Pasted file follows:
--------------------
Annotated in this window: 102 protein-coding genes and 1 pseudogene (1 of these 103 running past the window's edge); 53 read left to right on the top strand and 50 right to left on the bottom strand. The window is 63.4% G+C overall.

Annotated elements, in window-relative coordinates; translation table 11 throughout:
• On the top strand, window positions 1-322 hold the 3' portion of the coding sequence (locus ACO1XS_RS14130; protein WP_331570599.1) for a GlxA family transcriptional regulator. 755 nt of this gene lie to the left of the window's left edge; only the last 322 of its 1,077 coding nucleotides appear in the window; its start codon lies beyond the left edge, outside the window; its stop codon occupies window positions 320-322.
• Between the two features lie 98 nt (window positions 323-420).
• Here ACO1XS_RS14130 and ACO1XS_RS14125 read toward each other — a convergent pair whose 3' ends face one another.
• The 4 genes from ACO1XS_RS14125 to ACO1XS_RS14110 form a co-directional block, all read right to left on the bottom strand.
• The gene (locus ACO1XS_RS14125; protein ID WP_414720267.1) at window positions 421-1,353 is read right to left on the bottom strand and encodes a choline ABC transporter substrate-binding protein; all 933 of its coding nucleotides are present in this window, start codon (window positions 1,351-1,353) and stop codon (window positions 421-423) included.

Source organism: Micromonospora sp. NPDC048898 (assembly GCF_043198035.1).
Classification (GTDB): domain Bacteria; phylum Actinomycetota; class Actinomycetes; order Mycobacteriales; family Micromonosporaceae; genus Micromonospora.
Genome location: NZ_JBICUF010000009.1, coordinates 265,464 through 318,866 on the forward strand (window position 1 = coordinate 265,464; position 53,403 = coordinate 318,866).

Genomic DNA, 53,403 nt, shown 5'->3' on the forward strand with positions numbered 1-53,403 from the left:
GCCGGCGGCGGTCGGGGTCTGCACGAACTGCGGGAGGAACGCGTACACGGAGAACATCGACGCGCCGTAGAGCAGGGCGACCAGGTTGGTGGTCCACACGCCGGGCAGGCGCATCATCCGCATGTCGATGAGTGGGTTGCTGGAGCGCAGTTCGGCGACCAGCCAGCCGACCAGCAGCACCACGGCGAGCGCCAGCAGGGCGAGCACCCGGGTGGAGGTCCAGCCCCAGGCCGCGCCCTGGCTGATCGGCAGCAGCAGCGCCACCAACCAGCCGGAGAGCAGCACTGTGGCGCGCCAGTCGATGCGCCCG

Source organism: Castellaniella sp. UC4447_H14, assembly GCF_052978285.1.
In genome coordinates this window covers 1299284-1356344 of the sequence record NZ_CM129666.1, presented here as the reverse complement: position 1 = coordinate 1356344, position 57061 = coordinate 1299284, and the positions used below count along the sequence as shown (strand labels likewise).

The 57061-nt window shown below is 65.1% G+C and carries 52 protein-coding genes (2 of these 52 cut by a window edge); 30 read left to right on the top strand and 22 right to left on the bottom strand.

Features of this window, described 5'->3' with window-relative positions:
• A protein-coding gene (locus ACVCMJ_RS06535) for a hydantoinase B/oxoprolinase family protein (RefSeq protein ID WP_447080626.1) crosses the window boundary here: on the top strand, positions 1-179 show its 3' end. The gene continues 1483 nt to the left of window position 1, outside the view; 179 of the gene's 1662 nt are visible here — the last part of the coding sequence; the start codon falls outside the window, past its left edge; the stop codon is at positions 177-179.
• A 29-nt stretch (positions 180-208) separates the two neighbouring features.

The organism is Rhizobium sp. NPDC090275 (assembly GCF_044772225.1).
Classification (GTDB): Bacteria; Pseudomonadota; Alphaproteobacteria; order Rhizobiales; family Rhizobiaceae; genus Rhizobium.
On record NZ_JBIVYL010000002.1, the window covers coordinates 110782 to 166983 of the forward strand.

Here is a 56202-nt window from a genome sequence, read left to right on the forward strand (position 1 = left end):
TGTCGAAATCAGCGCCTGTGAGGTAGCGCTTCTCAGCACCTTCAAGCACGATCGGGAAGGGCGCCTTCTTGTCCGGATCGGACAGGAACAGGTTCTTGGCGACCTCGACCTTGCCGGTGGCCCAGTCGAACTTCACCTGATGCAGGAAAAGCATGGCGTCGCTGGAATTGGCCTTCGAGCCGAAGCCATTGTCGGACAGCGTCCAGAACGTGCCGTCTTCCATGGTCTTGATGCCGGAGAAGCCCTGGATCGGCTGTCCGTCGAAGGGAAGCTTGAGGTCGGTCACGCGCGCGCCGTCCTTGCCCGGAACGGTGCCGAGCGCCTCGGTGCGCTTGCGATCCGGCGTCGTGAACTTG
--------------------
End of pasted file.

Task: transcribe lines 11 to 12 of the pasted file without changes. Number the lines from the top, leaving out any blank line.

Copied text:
Genomic DNA, 53,403 nt, shown 5'->3' on the forward strand with positions numbered 1-53,403 from the left:
GCCGGCGGCGGTCGGGGTCTGCACGAACTGCGGGAGGAACGCGTACACGGAGAACATCGACGCGCCGTAGAGCAGGGCGACCAGGTTGGTGGTCCACACGCCGGGCAGGCGCATCATCCGCATGTCGATGAGTGGGTTGCTGGAGCGCAGTTCGGCGACCAGCCAGCCGACCAGCAGCACCACGGCGAGCGCCAGCAGGGCGAGCACCCGGGTGGAGGTCCAGCCCCAGGCCGCGCCCTGGCTGATCGGCAGCAGCAGCGCCACCAACCAGCCGGAGAGCAGCACTGTGGCGCGCCAGTCGATGCGCCCG